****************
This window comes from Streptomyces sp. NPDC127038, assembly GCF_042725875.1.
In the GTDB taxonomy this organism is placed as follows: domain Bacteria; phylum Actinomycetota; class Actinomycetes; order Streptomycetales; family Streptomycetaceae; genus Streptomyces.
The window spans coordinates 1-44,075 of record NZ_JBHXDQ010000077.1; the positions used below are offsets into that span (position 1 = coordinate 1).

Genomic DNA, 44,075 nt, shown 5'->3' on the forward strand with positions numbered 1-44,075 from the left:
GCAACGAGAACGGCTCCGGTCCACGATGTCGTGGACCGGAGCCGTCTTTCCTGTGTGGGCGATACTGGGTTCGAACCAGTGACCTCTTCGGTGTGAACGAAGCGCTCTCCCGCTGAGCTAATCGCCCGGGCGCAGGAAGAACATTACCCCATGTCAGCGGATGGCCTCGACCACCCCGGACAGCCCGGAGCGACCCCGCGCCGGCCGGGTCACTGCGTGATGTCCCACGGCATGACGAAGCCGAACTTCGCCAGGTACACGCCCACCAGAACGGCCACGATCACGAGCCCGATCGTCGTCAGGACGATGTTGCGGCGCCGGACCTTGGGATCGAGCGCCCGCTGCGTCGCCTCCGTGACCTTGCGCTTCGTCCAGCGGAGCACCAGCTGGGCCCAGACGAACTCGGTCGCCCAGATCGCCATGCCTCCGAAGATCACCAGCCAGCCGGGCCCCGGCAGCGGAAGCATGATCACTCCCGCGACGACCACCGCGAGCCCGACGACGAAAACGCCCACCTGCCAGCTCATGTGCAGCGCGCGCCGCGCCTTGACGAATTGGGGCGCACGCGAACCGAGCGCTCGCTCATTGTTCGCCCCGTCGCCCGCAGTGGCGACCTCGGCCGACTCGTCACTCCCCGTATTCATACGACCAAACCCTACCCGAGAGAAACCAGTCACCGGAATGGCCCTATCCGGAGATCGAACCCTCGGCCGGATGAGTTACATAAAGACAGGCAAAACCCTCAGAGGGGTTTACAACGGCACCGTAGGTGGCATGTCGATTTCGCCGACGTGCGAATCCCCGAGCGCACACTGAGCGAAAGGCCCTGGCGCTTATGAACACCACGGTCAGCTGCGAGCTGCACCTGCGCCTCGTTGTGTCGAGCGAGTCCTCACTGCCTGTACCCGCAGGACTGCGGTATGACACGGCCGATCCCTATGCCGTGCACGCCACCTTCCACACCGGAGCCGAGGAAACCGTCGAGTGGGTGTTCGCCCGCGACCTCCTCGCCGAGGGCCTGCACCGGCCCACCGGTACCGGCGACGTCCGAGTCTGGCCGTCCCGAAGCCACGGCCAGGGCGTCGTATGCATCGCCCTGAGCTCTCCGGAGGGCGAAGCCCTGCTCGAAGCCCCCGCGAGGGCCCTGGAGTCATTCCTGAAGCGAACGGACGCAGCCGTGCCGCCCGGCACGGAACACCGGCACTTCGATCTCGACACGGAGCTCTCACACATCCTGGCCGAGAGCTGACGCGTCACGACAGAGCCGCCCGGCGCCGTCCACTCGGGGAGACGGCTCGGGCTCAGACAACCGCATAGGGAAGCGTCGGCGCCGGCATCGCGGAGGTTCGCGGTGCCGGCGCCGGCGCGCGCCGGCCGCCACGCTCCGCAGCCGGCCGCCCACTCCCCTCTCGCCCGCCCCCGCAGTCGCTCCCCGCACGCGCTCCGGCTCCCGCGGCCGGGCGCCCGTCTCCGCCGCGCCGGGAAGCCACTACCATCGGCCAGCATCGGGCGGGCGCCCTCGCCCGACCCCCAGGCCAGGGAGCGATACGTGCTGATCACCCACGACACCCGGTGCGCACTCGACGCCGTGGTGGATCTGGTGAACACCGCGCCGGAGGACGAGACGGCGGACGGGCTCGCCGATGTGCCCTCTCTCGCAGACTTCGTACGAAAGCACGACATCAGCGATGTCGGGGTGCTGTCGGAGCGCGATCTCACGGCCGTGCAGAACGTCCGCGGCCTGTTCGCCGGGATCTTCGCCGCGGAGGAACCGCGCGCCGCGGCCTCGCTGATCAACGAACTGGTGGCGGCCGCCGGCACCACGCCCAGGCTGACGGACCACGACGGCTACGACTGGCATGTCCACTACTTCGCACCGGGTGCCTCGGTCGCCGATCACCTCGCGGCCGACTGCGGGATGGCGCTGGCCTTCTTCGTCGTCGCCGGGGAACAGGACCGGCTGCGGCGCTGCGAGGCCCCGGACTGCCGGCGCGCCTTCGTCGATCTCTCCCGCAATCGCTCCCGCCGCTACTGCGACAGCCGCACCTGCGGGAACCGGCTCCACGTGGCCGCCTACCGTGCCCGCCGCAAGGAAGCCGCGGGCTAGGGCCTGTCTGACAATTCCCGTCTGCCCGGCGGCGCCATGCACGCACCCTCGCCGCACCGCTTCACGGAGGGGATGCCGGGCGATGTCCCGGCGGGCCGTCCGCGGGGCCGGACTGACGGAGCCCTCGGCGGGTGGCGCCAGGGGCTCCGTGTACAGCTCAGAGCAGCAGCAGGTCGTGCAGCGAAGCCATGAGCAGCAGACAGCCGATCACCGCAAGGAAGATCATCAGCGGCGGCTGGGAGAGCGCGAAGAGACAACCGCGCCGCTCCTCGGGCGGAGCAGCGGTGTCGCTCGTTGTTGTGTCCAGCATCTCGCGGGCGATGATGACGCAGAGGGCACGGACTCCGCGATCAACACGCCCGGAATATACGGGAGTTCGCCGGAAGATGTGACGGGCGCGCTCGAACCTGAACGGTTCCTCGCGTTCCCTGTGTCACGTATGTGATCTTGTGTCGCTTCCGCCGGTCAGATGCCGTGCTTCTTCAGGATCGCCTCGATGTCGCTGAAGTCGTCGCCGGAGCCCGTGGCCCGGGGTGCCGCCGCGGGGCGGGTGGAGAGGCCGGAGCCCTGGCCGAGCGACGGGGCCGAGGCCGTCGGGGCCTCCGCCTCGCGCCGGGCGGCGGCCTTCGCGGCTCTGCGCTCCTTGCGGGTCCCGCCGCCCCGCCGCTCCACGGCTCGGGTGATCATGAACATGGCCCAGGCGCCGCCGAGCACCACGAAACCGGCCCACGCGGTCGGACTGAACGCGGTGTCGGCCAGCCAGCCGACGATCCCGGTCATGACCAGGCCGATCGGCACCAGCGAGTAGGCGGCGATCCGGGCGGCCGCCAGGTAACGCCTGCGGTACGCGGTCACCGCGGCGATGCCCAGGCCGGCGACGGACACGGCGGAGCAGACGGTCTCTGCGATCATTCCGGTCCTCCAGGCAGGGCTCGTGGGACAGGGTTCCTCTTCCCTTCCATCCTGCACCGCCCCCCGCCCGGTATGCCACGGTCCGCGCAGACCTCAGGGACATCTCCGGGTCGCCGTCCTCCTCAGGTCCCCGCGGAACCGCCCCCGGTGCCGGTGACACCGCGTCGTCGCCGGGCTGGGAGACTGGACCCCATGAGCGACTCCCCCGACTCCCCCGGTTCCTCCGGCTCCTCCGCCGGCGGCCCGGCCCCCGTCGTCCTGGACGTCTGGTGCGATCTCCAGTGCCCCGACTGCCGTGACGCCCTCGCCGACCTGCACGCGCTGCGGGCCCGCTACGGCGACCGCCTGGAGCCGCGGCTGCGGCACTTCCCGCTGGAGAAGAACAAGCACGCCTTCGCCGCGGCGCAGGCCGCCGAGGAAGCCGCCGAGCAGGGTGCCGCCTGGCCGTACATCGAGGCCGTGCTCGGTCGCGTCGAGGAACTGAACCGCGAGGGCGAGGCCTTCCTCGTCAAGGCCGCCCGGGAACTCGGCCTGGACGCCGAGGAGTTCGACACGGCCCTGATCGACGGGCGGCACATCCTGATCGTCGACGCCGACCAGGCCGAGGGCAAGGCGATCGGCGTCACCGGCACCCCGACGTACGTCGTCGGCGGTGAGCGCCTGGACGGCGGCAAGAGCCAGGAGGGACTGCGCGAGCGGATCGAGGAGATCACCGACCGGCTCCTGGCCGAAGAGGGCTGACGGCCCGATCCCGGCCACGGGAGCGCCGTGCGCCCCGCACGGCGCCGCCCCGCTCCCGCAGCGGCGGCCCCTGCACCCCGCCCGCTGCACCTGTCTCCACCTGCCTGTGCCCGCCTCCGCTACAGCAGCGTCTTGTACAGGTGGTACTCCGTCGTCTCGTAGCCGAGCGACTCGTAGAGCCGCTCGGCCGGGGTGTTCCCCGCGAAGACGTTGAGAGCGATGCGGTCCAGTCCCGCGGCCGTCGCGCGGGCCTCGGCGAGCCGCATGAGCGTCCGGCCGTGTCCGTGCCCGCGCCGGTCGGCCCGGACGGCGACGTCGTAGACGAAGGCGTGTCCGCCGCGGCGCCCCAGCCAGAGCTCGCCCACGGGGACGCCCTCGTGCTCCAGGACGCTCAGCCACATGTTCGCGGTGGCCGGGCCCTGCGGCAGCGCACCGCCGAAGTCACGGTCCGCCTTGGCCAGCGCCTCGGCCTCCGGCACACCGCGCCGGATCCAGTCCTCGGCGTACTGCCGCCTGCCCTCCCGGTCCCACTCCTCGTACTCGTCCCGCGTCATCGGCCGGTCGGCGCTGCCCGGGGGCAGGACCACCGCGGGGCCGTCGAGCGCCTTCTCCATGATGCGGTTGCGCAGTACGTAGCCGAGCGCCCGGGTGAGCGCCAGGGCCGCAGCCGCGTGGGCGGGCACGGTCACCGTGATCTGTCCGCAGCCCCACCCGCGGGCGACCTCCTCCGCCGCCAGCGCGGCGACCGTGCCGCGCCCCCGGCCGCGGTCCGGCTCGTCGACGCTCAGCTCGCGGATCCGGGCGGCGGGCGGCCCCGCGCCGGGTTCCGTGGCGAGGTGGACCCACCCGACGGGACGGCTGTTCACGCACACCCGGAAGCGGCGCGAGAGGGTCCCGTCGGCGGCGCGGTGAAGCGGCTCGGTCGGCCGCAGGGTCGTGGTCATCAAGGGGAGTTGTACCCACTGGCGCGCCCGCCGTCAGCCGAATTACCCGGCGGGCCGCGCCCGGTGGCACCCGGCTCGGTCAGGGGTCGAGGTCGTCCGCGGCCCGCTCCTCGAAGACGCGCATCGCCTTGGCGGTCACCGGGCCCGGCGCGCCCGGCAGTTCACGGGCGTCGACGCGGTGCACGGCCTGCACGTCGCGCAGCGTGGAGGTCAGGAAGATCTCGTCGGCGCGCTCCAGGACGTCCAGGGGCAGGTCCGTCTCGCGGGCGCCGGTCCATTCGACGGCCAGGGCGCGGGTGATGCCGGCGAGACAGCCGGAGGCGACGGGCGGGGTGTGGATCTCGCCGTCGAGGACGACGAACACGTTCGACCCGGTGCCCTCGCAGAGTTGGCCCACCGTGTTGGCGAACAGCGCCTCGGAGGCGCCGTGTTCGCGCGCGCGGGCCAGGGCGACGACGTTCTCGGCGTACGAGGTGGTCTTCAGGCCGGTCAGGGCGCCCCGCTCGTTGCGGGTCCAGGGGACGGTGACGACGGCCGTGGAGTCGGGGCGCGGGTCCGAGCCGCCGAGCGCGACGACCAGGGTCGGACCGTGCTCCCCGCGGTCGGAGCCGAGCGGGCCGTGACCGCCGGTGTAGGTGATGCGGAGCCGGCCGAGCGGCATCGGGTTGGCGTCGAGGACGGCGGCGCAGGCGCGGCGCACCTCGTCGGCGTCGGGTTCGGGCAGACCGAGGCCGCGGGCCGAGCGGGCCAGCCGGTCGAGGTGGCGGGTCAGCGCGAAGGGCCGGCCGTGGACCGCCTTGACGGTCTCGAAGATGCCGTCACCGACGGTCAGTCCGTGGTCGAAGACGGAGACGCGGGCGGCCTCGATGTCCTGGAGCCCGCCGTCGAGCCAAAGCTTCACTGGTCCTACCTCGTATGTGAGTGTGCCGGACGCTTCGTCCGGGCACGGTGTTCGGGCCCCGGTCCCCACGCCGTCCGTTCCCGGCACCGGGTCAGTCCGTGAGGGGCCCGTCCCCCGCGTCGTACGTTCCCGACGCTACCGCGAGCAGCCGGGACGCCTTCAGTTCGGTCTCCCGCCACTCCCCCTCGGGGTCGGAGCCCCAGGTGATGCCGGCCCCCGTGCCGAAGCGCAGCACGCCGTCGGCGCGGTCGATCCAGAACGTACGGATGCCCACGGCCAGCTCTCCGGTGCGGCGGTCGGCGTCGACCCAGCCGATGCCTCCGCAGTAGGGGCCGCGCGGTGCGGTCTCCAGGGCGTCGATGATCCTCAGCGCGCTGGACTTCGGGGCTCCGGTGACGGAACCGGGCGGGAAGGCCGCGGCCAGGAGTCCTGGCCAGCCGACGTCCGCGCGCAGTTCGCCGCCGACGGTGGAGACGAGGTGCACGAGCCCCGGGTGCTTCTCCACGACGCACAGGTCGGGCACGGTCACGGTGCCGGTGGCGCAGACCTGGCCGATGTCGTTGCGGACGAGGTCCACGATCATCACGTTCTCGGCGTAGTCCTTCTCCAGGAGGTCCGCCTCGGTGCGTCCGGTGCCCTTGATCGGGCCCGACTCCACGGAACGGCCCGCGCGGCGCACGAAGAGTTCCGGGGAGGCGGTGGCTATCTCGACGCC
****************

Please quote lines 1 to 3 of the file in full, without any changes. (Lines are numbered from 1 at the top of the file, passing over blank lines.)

This window comes from Streptomyces sp. NPDC127038, assembly GCF_042725875.1.
In the GTDB taxonomy this organism is placed as follows: domain Bacteria; phylum Actinomycetota; class Actinomycetes; order Streptomycetales; family Streptomycetaceae; genus Streptomyces.
The window spans coordinates 1-44,075 of record NZ_JBHXDQ010000077.1; the positions used below are offsets into that span (position 1 = coordinate 1).